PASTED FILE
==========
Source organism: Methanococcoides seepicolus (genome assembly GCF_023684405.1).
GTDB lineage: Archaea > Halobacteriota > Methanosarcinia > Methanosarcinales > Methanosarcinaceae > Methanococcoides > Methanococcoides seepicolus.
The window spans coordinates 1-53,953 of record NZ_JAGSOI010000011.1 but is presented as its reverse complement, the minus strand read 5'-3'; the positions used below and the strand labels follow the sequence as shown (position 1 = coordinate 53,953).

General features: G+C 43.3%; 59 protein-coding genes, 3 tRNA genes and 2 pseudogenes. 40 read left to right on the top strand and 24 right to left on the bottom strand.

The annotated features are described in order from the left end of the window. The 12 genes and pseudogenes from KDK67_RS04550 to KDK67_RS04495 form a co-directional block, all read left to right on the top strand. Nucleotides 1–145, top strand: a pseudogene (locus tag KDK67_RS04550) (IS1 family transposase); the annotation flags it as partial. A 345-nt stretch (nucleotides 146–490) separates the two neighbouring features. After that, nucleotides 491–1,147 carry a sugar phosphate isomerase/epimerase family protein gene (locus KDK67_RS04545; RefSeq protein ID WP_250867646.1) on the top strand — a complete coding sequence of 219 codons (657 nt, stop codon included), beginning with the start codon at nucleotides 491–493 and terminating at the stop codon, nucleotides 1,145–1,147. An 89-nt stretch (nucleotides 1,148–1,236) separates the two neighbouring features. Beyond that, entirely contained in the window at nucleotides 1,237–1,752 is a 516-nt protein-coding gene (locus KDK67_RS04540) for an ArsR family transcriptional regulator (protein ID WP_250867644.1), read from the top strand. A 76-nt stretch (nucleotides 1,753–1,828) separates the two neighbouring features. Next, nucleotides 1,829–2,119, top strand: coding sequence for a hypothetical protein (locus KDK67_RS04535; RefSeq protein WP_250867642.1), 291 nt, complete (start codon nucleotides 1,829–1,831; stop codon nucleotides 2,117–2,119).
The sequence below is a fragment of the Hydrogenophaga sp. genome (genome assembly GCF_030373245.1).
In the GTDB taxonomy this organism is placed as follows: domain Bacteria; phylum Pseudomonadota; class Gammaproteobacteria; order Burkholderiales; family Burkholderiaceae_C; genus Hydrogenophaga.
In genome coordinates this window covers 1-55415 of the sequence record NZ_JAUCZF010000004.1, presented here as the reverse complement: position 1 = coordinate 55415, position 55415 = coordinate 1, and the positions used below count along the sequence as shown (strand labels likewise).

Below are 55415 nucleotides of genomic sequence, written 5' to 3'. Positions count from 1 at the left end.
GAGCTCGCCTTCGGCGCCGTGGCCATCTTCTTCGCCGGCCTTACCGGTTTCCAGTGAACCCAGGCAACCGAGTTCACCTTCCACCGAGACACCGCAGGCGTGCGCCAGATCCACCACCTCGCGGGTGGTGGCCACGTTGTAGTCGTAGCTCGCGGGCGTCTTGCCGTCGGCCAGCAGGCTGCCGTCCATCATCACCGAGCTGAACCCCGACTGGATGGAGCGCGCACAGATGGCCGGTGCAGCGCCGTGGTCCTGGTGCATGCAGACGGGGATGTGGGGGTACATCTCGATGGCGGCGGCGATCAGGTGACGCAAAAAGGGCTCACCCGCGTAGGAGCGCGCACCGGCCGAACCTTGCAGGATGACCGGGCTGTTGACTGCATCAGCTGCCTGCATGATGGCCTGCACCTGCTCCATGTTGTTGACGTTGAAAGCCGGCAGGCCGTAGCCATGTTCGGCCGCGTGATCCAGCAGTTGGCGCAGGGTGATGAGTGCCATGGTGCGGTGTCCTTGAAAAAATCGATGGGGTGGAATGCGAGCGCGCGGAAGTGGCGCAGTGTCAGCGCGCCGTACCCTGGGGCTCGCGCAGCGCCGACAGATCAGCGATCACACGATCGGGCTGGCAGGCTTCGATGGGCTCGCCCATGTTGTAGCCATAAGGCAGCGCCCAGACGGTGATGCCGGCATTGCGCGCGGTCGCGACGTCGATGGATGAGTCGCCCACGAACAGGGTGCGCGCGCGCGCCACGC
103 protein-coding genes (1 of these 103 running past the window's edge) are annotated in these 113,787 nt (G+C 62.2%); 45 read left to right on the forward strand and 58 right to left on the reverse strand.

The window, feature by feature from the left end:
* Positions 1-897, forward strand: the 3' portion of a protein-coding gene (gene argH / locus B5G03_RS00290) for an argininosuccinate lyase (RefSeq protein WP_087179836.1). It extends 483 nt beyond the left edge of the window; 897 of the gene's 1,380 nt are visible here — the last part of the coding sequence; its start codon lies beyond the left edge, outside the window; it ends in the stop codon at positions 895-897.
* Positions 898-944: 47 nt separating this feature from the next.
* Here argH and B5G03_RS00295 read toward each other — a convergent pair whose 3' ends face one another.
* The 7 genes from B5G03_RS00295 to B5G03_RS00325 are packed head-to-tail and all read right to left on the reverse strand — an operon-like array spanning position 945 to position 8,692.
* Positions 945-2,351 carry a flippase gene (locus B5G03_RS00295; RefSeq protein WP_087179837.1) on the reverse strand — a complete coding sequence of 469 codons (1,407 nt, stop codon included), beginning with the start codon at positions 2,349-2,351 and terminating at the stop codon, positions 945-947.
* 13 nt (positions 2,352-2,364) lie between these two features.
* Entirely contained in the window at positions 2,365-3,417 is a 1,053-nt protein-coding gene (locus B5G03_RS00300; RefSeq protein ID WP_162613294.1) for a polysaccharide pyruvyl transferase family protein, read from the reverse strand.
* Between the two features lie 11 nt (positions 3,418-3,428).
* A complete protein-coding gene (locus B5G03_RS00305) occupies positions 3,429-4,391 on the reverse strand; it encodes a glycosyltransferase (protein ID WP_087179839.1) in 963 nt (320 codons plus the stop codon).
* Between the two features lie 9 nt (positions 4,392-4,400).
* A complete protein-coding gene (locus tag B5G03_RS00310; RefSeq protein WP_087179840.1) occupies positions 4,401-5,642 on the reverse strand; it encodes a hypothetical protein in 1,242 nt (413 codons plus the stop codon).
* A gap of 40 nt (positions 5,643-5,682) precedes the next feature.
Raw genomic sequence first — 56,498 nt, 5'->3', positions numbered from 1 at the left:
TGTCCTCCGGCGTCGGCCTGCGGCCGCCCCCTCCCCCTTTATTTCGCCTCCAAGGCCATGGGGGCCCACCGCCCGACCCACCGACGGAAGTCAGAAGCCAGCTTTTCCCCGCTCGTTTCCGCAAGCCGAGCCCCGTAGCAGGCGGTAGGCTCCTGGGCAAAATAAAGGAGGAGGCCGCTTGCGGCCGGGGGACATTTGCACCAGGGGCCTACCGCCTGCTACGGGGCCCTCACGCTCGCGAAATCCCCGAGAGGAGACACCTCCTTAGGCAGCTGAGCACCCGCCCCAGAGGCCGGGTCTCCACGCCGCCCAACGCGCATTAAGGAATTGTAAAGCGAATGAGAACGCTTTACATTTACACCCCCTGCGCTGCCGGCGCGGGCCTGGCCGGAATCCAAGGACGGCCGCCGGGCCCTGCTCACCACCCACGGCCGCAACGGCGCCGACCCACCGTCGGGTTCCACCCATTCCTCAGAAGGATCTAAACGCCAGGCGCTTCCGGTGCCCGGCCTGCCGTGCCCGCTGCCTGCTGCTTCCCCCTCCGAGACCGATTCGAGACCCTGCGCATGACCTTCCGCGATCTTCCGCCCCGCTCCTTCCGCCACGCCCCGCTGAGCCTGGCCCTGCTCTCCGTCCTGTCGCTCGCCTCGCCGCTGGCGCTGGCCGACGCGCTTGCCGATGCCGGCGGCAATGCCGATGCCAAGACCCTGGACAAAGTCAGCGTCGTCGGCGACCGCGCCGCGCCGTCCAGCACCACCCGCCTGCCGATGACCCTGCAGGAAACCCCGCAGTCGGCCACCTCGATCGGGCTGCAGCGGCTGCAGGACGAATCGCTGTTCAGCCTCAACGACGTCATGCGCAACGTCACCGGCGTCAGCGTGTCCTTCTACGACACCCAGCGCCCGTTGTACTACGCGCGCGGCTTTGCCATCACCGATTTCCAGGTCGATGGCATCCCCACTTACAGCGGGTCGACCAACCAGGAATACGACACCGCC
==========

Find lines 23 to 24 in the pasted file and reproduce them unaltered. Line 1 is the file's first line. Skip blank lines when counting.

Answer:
* A complete protein-coding gene (locus tag B5G03_RS00310; RefSeq protein WP_087179840.1) occupies positions 4,401-5,642 on the reverse strand; it encodes a hypothetical protein in 1,242 nt (413 codons plus the stop codon).
* A gap of 40 nt (positions 5,643-5,682) precedes the next feature.